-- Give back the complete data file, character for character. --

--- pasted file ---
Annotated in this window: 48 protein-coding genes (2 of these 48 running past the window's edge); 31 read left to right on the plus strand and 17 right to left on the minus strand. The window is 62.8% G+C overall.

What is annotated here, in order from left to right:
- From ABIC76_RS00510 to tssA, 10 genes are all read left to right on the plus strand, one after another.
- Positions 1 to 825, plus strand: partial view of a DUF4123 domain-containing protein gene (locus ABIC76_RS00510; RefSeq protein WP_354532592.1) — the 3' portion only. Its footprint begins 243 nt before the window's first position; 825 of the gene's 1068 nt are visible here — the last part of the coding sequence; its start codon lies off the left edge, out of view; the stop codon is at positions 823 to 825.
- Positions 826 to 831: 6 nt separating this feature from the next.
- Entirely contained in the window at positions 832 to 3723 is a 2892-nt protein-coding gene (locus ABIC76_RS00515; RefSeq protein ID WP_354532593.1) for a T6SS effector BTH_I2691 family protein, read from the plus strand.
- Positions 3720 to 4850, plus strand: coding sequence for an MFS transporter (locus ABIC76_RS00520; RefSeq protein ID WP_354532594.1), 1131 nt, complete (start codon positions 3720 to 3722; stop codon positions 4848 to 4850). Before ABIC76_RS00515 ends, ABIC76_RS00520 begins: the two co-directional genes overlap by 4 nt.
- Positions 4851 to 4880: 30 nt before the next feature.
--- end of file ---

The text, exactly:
Annotated in this window: 48 protein-coding genes (2 of these 48 running past the window's edge); 31 read left to right on the plus strand and 17 right to left on the minus strand. The window is 62.8% G+C overall.

What is annotated here, in order from left to right:
- From ABIC76_RS00510 to tssA, 10 genes are all read left to right on the plus strand, one after another.
- Positions 1 to 825, plus strand: partial view of a DUF4123 domain-containing protein gene (locus ABIC76_RS00510; RefSeq protein WP_354532592.1) — the 3' portion only. Its footprint begins 243 nt before the window's first position; 825 of the gene's 1068 nt are visible here — the last part of the coding sequence; its start codon lies off the left edge, out of view; the stop codon is at positions 823 to 825.
- Positions 826 to 831: 6 nt separating this feature from the next.
- Entirely contained in the window at positions 832 to 3723 is a 2892-nt protein-coding gene (locus ABIC76_RS00515; RefSeq protein ID WP_354532593.1) for a T6SS effector BTH_I2691 family protein, read from the plus strand.
- Positions 3720 to 4850, plus strand: coding sequence for an MFS transporter (locus ABIC76_RS00520; RefSeq protein ID WP_354532594.1), 1131 nt, complete (start codon positions 3720 to 3722; stop codon positions 4848 to 4850). Before ABIC76_RS00515 ends, ABIC76_RS00520 begins: the two co-directional genes overlap by 4 nt.
- Positions 4851 to 4880: 30 nt before the next feature.